As Bike to Work Day Booms, Some San Mateo County Cities Lead the Way
Among the record-breaking 9,000 bike commuters celebrating Bike to Work Day in San Mateo County on Thursday, County Supervisor Dave Pine led a convoy from downtown Redwood City to the Oracle energizer station, crossing Highway 101 using the Ralston Avenue bike-pedestrian bridge in Belmont.
“We really have to look at bicycling as a viable and important part of the transportation network and not just a recreational pursuit,” Pine said. “The county needs to take more of a leadership role to publicize bike routes and get cities to work together to construct practical bicycle infrastructure so that people can get to work more easily.”
Bike to Work Day is booming throughout San Mateo County, with ridership increasing 33 percent since last year, and more than doubling since 2011, according to the Peninsula Traffic Congestion Relief Alliance.
Commuters were greeted with 37 energizer stations along popular bike commuting routes, where volunteers from the PTCRA and the Silicon Valley Bicycle Coalition helped them fuel up with coffee and snacks. Nearly 1,000 cyclists enjoyed an outdoor breakfast at Oracle’s energizer station at the company’s headquarters in Redwood Shores, which lies along the Bay Trail, a route favored by many bike commuters for its long sections of off-street bicycle and pedestrian paths and beautiful views of the San Francisco Bay.
Each year, more Silicon Valley employers — from tech giants like Genentech, Facebook, and Google, to other major businesses like Kaiser Permanente (which partnered with Whole Foods) and Food Service Providers — are holding their own events to encourage participation in Bike to Work Day as a way to promote employee health and reduce traffic congestion.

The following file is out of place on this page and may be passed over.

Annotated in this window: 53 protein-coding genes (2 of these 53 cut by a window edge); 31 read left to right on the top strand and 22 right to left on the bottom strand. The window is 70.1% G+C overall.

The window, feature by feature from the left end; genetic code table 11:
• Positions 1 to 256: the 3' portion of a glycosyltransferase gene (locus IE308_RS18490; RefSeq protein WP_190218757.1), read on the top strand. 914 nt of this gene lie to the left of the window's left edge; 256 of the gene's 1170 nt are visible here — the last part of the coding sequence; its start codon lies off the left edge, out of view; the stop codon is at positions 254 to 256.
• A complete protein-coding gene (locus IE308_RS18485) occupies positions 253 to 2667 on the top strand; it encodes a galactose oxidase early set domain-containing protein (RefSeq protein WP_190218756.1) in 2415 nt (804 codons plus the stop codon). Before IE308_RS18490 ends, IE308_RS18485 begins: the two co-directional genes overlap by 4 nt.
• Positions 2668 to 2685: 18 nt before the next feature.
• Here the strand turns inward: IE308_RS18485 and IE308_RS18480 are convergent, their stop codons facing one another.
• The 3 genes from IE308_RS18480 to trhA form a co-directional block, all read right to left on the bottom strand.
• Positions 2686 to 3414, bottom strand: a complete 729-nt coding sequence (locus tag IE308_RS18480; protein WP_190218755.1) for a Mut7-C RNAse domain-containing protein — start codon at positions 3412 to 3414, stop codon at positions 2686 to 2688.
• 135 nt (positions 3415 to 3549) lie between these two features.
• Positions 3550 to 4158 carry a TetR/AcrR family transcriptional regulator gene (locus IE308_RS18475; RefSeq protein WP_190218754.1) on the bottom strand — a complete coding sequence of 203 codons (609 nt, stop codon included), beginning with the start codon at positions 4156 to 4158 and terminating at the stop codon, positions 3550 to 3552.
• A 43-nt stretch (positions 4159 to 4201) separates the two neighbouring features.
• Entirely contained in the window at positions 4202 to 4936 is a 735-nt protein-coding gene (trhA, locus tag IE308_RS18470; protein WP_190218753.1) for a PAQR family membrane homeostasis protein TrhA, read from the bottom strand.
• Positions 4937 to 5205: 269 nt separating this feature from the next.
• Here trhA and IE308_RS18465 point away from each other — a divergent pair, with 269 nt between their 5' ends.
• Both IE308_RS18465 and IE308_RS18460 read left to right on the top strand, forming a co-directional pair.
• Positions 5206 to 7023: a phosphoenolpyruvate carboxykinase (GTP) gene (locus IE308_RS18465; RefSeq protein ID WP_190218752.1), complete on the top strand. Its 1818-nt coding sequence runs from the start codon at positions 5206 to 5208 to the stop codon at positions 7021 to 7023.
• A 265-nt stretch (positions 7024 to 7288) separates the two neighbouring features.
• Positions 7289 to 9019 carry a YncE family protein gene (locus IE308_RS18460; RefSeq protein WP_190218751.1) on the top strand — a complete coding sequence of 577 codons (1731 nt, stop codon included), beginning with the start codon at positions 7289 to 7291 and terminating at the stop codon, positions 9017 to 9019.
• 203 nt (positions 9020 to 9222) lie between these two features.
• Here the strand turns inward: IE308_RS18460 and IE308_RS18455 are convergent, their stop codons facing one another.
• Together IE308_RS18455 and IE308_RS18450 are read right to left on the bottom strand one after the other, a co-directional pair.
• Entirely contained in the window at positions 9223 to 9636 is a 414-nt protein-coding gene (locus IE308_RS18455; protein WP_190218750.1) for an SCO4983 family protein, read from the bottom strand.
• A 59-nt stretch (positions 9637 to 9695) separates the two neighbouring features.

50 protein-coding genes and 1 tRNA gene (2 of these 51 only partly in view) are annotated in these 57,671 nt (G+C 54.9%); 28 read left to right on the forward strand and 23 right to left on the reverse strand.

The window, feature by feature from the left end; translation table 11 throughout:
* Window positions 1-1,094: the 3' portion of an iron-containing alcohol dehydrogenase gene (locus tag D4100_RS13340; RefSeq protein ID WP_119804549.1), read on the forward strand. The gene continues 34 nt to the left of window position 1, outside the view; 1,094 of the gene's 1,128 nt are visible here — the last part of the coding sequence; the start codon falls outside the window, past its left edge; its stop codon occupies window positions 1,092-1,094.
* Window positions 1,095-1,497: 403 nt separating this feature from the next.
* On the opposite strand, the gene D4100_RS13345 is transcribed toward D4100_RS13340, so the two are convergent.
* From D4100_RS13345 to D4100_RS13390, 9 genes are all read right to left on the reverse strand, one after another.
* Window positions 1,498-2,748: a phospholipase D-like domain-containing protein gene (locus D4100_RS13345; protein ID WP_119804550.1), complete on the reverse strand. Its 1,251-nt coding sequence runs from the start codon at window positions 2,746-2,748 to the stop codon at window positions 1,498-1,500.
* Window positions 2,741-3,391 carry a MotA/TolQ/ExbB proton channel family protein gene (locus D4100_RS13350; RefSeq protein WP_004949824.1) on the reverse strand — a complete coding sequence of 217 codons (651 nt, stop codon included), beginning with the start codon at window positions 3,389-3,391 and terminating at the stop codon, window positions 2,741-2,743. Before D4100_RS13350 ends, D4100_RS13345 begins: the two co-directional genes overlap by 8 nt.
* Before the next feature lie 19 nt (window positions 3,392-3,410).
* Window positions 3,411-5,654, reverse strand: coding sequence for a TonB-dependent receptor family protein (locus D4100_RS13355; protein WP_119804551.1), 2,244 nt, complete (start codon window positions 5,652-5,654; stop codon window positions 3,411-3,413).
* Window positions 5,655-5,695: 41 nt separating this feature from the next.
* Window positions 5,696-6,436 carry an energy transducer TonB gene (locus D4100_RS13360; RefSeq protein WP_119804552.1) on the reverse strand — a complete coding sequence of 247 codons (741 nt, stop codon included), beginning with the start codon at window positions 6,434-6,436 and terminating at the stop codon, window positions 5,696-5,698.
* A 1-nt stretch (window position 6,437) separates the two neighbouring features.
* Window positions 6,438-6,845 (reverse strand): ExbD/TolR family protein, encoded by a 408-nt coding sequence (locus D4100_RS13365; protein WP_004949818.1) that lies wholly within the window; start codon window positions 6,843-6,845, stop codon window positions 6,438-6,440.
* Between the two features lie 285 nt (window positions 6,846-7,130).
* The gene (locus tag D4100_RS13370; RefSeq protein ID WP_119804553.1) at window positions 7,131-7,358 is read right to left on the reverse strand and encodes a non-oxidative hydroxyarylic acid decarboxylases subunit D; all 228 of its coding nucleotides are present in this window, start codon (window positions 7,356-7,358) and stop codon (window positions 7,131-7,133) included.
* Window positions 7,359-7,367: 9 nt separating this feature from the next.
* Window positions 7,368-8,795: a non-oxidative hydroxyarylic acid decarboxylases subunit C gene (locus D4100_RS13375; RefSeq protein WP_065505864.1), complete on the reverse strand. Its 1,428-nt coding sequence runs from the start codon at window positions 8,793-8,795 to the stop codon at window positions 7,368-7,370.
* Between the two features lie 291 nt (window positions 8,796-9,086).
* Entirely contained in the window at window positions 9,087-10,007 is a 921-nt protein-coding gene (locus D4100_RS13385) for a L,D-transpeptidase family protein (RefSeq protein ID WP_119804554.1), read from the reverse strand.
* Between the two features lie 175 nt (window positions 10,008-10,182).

“Bike to Work Day provides an opportunity for people who are considering biking to work to try it along with thousands of others, while being cheered on at the energizer stations along the way,” said PTCRA Executive Director John Ford. “Once people try cycling to work, many of them make it part of their regular commute.”
While improvements to make bicycling in San Mateo County safer and more convenient have been hampered by a lack of bureaucratic coordination between cities, a few are starting to take the lead. The city of San Mateo is currently planning safer crossings over and under Highway 101: a bike-ped bridge at Hillsdale Boulevard, and a bike-ped path along the 16th Avenue canal under the freeway.
The city is also working to install 50 new bike racks throughout its downtown, including four bike corrals, each of which will replace a single car parking spot with eight bike parking spots. At its three local Caltrain stations, the city also plans to install new electronic bike lockers, which, compared to the key-operated lockers they’ll replace, can store five to seven times as many bicycles and be rented by the hour (rather than by the day). Those lockers will “reduce demand for car parking at Caltrain stations and reduce demand for bringing bicycles on-board, freeing up space on the trains for other bike commuters,” said Ken Chin, project manager for the San Mateo Public Works Department.
Redwood City, which installed buffered bike lanes on Veterans Boulevard in November 2011, plans to add bike lanes this year to Whipple Road and Maple Sreet, and shared lane markings (“sharrows”) on several other streets that aren’t wide enough to accommodate both parked cars and bike lanes. Longer-term plans include buffered bike lanes on Middlefield Road and a bike-ped path under Highway 101 to connect Main Street with the Bay Trail.
Daly City, meanwhile, is planning to install three miles of bike lanes this year using funds from the regional One Bay Area Grant program.
Mike Guingona, a Daly City council member and former mayor who regularly bikes to his job as an attorney in San Francisco, is organizing community bike rides using his new “Bike With Mike” Facebook page. He’s also taken on the challenge to bike all 117 miles of Daly City’s streets.
“I’m dong this to get in better shape,” said Guingona, “to see if the money we’re spending on these bike lanes is well spent, and to hear what residents want to say about the health of our community.”